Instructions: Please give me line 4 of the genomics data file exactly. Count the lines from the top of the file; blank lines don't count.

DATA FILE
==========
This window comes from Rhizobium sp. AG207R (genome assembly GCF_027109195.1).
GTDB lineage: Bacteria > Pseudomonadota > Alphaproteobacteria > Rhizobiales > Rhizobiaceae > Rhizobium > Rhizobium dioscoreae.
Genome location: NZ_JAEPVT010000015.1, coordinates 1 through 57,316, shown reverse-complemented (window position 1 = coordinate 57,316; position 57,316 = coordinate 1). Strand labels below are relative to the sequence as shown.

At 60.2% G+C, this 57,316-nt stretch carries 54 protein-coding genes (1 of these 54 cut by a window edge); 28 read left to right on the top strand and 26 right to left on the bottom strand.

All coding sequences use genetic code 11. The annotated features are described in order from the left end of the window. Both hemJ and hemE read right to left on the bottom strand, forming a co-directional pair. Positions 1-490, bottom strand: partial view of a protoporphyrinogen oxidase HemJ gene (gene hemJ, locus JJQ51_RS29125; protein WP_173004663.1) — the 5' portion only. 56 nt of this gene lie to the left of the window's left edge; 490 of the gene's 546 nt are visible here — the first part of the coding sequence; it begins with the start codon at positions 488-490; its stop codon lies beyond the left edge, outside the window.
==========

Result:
At 60.2% G+C, this 57,316-nt stretch carries 54 protein-coding genes (1 of these 54 cut by a window edge); 28 read left to right on the top strand and 26 right to left on the bottom strand.